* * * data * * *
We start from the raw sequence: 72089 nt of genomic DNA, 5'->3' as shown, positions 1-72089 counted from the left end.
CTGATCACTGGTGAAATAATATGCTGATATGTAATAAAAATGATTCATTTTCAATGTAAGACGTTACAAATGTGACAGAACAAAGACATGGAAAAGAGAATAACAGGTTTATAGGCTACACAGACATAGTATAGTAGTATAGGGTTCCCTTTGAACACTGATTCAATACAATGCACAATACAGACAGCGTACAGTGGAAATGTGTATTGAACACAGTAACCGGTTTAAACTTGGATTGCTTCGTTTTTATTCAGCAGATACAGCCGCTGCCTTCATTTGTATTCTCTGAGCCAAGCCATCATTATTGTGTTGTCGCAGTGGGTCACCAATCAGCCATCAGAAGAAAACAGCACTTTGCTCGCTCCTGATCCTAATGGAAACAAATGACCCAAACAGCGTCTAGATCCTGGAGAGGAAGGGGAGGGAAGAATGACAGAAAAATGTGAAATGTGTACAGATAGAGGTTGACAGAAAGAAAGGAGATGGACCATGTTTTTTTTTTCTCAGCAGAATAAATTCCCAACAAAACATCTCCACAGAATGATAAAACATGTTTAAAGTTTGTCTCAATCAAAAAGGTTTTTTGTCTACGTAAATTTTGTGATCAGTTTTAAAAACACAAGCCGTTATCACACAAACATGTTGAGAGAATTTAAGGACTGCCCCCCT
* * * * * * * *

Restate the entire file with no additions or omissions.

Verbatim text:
We start from the raw sequence: 72089 nt of genomic DNA, 5'->3' as shown, positions 1-72089 counted from the left end.
CTGATCACTGGTGAAATAATATGCTGATATGTAATAAAAATGATTCATTTTCAATGTAAGACGTTACAAATGTGACAGAACAAAGACATGGAAAAGAGAATAACAGGTTTATAGGCTACACAGACATAGTATAGTAGTATAGGGTTCCCTTTGAACACTGATTCAATACAATGCACAATACAGACAGCGTACAGTGGAAATGTGTATTGAACACAGTAACCGGTTTAAACTTGGATTGCTTCGTTTTTATTCAGCAGATACAGCCGCTGCCTTCATTTGTATTCTCTGAGCCAAGCCATCATTATTGTGTTGTCGCAGTGGGTCACCAATCAGCCATCAGAAGAAAACAGCACTTTGCTCGCTCCTGATCCTAATGGAAACAAATGACCCAAACAGCGTCTAGATCCTGGAGAGGAAGGGGAGGGAAGAATGACAGAAAAATGTGAAATGTGTACAGATAGAGGTTGACAGAAAGAAAGGAGATGGACCATGTTTTTTTTTTCTCAGCAGAATAAATTCCCAACAAAACATCTCCACAGAATGATAAAACATGTTTAAAGTTTGTCTCAATCAAAAAGGTTTTTTGTCTACGTAAATTTTGTGATCAGTTTTAAAAACACAAGCCGTTATCACACAAACATGTTGAGAGAATTTAAGGACTGCCCCCCT